Kolhapuri cuisine is terribly misinterpreted for being just another red/brown gravy with the level of chili increased to a level that does not allow you to taste anything else but the chili. However, this is not true of authentic Kolhapur fare. One must be able to taste the careful combination of bold or fiery and delicate or sweet spices. This recipe, albeit a tad demanding in terms of prep, is a powerhouse of flavor. Use good quality goat meat, fry your onions with great patience to a golden brown, and “bhuno” the masala well to really bring out the best. The Sukka masala stays well at room temperature for 3-4 months and can be used for chicken or vegetables alike.


For the Sukka Masala

  • 1 inch piece Ginger
  • 50 grams Garlic, peeled
  • 1 small bunch fresh Coriander, washed and dried completely
  • 1/2 cup vegetable Oil
  • 50 gms Sesame seeds
  • 25 gms Poppy seeds
  • 125 gms dried Coconut, grated
  • 1 tbsp black Peppercorns
  • 60 gms Coriander seeds
  • 20 gms Cumin seeds
  • 2 inch sticks of Cassia bark or cinnamon
  • 10 Cloves
  • 1 tsp Mace
  • 1 tsp Turmeric powder
  • 1 tsp Fenugreek seeds
  • 1 tsp Mustard seeds
  • 1/8 tsp grated Nutmeg
  • 2 Bay leaves
  • 2 Nagkesar
  • 1 tsp Dagadphool
  • 2 green Cardamom
  • 1 black Cardamom
  • 1 tsp Asafoetida
  • 500 gms Kashmiri red chili powder
  • 2 tsp Salt

For the Sukka Gravy

  • 1 Onion, sliced, fried in oil until golden, and ground to a paste
  • 150 gms dried Coconut, grated, roasted until golden brown
  • 5 black Peppercorns
  • 3 Cloves
  • 1 inch stick of Cassia bark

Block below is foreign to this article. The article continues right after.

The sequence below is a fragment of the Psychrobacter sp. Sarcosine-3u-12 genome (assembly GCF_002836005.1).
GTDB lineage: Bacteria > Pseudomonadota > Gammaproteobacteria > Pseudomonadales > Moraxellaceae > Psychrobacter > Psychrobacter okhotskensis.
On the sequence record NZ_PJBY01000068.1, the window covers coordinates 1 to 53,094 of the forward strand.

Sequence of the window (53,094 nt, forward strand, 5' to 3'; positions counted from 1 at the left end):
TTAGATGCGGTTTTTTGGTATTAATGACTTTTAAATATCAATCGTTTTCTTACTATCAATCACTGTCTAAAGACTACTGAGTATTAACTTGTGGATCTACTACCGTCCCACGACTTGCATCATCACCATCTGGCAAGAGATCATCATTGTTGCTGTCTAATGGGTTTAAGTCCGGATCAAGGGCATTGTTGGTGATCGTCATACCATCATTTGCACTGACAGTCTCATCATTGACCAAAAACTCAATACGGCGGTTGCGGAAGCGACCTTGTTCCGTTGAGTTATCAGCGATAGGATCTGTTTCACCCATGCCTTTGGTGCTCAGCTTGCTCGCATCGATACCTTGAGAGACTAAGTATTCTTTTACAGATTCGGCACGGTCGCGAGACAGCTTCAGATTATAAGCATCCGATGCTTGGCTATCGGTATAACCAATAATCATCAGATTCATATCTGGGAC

• 1 tbsp Coriander seeds
  • 1 tsp Sesame seeds
  • 1/2 inch piece of Ginger
  • 5 cloves of Garlic

For the Mutton

  • 1 cup vegetable Oil
  • 3 large Onions, very finely chopped
  • 4 tablespoons Sukka Masala
  • 1 ½ kilo Goat meat (a mix of Leg and Shoulder pieces; make sure you have some Nalli or shank for flavor), parboiled
  • 1/2 cup Mutton stock reserved from the parboiled mutton
  • Juice of one Lemon
  • Freshly chopped Coriander leaves
  • Salt to taste


For the Sukka Masala

  1. Grind ginger, garlic, and coriander without any water. Keep aside.
  2. Heat 1/2 tablespoon oil in a pan. Add poppy seeds and sesame seeds. Toast and keep aside.
  3. In a dry pan, toast the dried grated coconut on a low flame until golden.
  4. Roast the remaining spices in small quantities of oil, individually.
  5. Grind everything together to a powder.
  6. Store in an airtight jar.

For the Mutton Sukka

  1. Blend the fried onion paste, roasted coconut, peppercorns, cloves, cassia bark, coriander seeds, sesame seeds, ginger and garlic to a paste.
  2. Heat 1 cup oil in a large pan. Tip in the chopped onions and fry until pale golden.
  3. Add the ground spice paste and saute for 4-5 minutes.
  4. Add the parboiled mutton and coat well with the masala.
  5. Cover with mutton stock. Season with salt. Cook on medium-low heat, stirring often, until cooked completely.
  6. Reduce the gravy such that it just coats the meat.
  7. Turn off the heat, drizzle lemon juice, and garnish with freshly chopped coriander.
  8. Serve hot.

Recipe courtesy: Saee Koranne-Khandekar

Kolhapuri Mutton Sukka_CALdron_800